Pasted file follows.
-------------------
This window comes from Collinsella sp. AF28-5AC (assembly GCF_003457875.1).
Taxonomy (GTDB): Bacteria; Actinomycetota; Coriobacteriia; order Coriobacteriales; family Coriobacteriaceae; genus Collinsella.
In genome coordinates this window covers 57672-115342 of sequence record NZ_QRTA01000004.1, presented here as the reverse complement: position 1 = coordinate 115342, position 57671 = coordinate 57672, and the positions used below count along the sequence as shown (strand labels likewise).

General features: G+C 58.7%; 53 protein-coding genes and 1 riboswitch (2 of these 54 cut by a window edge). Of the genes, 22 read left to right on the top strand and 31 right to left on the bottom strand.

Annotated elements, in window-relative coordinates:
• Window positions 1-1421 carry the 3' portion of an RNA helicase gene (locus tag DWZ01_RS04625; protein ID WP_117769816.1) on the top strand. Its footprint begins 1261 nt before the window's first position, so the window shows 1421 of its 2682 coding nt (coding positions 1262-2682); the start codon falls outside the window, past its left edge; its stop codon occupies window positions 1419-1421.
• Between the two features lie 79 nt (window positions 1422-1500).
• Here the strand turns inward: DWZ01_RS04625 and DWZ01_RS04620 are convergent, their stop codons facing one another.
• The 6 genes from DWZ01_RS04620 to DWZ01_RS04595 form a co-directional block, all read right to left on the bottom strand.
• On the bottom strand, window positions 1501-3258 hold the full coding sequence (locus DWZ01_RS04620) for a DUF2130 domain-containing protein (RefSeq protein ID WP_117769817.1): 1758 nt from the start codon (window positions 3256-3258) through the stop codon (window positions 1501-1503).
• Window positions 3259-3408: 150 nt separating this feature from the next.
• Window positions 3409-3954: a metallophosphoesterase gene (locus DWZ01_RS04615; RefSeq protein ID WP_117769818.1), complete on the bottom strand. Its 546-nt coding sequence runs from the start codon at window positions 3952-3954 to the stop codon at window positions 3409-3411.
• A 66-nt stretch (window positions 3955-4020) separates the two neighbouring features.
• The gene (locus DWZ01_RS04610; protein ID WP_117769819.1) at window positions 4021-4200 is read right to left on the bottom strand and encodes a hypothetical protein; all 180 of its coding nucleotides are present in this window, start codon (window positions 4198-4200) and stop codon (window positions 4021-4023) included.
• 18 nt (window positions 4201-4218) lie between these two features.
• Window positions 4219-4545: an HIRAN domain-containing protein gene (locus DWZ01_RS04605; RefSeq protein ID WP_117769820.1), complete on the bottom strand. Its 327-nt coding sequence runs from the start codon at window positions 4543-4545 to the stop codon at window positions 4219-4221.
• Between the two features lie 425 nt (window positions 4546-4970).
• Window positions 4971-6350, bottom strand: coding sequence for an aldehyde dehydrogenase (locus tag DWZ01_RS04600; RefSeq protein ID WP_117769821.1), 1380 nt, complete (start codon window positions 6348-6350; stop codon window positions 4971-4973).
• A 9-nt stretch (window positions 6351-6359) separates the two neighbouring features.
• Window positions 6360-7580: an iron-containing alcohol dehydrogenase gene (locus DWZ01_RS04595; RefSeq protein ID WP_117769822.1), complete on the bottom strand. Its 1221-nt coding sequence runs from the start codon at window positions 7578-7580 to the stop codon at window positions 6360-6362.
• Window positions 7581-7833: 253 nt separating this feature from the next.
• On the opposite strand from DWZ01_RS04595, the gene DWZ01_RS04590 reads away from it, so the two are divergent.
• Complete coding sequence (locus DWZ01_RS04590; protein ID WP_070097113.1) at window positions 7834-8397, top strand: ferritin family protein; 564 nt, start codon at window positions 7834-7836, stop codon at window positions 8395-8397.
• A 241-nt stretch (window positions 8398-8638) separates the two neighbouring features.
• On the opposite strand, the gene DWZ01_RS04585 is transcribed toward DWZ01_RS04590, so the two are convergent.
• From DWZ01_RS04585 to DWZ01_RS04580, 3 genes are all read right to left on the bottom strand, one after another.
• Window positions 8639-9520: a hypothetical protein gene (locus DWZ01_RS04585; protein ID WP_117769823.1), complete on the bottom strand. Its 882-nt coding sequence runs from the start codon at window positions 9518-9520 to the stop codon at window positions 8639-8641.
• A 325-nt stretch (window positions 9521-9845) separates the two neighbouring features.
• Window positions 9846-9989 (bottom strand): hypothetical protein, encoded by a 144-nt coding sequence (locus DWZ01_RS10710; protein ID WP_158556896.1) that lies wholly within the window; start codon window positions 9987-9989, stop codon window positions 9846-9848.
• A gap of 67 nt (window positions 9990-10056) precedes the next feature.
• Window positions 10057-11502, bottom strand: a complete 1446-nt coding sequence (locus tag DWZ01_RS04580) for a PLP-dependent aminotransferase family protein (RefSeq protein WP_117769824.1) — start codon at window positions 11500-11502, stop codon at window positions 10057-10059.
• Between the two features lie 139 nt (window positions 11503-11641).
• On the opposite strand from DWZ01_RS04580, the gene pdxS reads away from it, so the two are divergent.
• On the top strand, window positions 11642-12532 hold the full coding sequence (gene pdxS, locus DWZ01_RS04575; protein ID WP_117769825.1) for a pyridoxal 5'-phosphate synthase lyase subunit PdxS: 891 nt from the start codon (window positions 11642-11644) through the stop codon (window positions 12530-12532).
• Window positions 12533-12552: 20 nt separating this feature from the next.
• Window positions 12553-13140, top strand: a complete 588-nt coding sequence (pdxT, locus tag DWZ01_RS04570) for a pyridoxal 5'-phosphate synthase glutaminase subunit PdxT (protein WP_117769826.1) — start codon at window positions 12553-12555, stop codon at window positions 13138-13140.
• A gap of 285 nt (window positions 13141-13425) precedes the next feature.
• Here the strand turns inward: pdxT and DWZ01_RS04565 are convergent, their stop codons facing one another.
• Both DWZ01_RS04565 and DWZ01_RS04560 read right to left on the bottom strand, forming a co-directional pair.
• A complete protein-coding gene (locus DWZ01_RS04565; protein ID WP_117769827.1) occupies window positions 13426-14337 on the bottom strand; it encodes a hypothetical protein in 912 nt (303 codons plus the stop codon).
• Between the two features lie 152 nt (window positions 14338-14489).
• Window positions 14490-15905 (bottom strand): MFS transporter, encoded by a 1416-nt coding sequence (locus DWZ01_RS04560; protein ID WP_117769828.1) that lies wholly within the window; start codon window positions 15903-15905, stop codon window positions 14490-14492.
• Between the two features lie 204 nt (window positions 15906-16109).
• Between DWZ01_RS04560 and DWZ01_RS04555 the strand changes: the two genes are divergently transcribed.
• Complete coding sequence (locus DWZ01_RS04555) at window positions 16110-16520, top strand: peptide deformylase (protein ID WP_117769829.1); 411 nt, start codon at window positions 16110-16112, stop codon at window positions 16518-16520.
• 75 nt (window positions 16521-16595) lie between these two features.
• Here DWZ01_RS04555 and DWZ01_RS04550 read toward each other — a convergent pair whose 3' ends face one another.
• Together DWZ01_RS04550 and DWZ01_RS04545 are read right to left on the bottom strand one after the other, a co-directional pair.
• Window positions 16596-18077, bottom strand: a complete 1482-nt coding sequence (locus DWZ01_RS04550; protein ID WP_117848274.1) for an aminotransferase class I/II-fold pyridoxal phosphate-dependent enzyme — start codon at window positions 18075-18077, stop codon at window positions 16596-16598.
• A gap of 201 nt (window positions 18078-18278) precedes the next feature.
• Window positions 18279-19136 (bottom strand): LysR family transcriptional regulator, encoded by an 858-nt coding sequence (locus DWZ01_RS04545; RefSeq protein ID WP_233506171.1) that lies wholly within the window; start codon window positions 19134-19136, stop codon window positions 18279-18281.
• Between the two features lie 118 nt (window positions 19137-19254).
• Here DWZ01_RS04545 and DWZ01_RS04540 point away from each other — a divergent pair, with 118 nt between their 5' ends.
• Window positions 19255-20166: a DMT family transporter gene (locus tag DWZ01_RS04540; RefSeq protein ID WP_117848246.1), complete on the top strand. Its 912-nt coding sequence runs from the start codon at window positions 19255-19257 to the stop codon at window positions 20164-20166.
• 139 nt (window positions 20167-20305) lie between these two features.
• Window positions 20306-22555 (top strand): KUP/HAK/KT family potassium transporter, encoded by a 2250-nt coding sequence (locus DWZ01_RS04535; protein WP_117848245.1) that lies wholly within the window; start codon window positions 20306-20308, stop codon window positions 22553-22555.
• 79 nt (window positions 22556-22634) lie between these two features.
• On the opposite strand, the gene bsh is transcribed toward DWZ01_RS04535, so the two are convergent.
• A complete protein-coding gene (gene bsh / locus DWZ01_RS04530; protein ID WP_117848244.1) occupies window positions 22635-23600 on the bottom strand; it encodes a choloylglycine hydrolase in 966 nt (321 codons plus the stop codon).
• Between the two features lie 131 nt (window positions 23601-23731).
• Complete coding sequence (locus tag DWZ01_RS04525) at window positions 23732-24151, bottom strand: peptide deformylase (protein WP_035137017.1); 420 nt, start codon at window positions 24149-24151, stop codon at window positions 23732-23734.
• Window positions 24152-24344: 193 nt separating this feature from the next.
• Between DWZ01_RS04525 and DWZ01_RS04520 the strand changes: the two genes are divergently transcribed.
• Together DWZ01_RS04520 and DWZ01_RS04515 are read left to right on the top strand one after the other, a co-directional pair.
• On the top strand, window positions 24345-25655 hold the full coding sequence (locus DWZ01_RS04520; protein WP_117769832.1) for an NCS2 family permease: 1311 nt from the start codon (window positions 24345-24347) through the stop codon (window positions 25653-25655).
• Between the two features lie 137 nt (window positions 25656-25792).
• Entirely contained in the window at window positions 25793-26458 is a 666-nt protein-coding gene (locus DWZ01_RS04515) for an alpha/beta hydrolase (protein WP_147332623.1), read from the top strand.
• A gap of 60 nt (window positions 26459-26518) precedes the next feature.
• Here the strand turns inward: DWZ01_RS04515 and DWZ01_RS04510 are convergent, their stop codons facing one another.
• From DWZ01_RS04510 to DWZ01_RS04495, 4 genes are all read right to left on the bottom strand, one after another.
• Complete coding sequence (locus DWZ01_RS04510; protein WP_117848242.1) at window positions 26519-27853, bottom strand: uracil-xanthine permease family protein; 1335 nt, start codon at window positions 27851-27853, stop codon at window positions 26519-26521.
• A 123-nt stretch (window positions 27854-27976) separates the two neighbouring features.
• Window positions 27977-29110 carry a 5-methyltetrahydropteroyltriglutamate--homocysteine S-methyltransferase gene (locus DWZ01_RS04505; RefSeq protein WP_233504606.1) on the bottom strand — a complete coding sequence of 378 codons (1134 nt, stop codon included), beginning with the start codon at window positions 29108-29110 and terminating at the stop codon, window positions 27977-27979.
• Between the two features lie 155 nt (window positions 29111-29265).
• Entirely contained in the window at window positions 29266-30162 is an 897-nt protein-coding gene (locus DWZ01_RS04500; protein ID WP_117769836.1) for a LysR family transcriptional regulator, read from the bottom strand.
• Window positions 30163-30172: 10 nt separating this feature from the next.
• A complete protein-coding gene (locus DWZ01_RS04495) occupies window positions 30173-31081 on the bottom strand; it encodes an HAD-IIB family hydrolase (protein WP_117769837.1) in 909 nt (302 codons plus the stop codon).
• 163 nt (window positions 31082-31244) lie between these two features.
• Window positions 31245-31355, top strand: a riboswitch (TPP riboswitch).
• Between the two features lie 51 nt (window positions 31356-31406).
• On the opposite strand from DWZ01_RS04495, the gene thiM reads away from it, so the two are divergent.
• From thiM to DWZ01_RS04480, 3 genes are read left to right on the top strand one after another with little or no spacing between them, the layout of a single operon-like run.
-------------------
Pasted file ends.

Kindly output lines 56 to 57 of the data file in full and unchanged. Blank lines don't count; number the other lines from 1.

• Window positions 20306-22555 (top strand): KUP/HAK/KT family potassium transporter, encoded by a 2250-nt coding sequence (locus DWZ01_RS04535; protein WP_117848245.1) that lies wholly within the window; start codon window positions 20306-20308, stop codon window positions 22553-22555.
• 79 nt (window positions 22556-22634) lie between these two features.